Monday, September 14, 2009

Borlaug, who saved millions from hunger, dies - updated

Another American who won the Nobel Peace Prize. He won it for feeding people! He did remarkable work, but was little known. Yahoo! News:
Scientist and Nobel Peace Prize winner Norman Borlaug rose from his childhood on an Iowa farm to develop a type of wheat that helped feed the world, fostering a movement that is credited with saving up to 1 billion people from starvation. Borlaug, 95, died Saturday from complications of cancer at his Dallas home, said Kathleen Phillips, a spokesman for Texas A&M University where Borlaug was a distinguished professor. "Norman E. Borlaug saved more lives than any man in human history," said Josette Sheeran, executive director of the U.N. World Food Program. "His heart was as big as his brilliant mind, but it was his passion and compassion that moved the world." He was known as the father of the "green revolution," which transformed agriculture through high-yield crop varieties and other innovations, helping to more than double world food production between 1960 and 1990. Many experts credit the green revolution with averting global famine during the second half of the 20th century and saving perhaps 1 billion lives. "He has probably done more and is known by fewer people than anybody that has done that much," said Dr. Ed Runge, retired head of Texas A&M University's Department of Soil and Crop Sciences and a close friend who persuaded Borlaug teach at the school. "He made the world a better place — a much better place."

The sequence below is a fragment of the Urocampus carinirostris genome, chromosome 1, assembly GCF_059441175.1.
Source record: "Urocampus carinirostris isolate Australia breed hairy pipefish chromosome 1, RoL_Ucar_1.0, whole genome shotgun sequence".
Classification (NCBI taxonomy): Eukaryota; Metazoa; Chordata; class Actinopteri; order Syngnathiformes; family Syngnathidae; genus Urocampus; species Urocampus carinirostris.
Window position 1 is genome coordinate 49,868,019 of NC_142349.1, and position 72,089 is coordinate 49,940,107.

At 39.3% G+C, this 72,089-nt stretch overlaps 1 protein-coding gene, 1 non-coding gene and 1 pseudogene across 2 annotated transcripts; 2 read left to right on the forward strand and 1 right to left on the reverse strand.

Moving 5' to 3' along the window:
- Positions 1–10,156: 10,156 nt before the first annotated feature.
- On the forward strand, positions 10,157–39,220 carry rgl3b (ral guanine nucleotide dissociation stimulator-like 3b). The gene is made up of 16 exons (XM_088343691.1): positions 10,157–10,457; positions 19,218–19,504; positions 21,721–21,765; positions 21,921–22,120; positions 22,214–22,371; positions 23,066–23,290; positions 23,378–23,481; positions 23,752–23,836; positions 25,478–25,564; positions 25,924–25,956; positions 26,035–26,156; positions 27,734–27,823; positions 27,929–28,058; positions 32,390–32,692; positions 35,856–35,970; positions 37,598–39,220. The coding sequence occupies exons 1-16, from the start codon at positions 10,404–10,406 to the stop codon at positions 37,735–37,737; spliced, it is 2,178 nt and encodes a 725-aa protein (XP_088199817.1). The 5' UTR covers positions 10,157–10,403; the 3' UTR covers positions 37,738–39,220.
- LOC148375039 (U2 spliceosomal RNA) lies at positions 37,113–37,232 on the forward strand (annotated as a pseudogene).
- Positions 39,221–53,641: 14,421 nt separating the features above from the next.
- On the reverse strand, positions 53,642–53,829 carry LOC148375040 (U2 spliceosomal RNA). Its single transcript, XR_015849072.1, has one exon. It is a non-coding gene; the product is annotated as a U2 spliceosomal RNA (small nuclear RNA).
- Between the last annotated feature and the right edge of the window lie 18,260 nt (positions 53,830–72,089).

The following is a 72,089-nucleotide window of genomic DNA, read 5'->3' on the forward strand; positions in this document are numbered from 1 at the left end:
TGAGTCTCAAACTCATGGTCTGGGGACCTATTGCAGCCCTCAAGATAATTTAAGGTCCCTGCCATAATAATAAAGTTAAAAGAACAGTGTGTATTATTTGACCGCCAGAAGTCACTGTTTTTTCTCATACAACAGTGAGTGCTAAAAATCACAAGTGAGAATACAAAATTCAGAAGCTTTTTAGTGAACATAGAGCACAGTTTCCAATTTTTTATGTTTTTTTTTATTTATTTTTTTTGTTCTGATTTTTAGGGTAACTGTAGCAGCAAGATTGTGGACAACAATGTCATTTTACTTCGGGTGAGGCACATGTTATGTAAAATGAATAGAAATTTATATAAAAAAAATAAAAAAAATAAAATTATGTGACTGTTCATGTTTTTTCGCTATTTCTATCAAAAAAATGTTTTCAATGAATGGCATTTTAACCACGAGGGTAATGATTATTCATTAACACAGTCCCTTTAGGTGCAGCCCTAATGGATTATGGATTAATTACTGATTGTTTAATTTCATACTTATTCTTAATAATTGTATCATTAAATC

Added - Greg Easterbrook has some interesting observations about those opposed to Dr. Borlaug. Some environmentalists decry that he ... I don't understand their criticism. It just seems to be anti-people. Anyway, they say Earth would somehow be better if Borlaug hadn't enabled a billion people to have enough food to eat. Easterbrook points out that Borlaug's technology enabled us to feed more people using the same area for crops. Otherwise huge areas of forest would have been cleared - a far worse outcome. And population growth slowed in every country that introduced high-yield farming. Isn't that what they want?
Environmentalist criticism of Borlaug and his work was puzzling on two fronts. First, absent high-yield agriculture, the world would by now be deforested. The 1950 global grain output of 692 million tons and the 2006 output of 2.3 billion tons came from about the same number of acres three times as much food using little additional land. "Without high-yield agriculture," Borlaug said, "increases in food output would have been realized through drastic expansion of acres under cultivation, losses of pristine land a hundred times greater than all losses to urban and suburban expansion." Environmentalist criticism was doubly puzzling because in almost every developing nation where high-yield agriculture has been introduced, population growth has slowed as education becomes more important to family success than muscle power.

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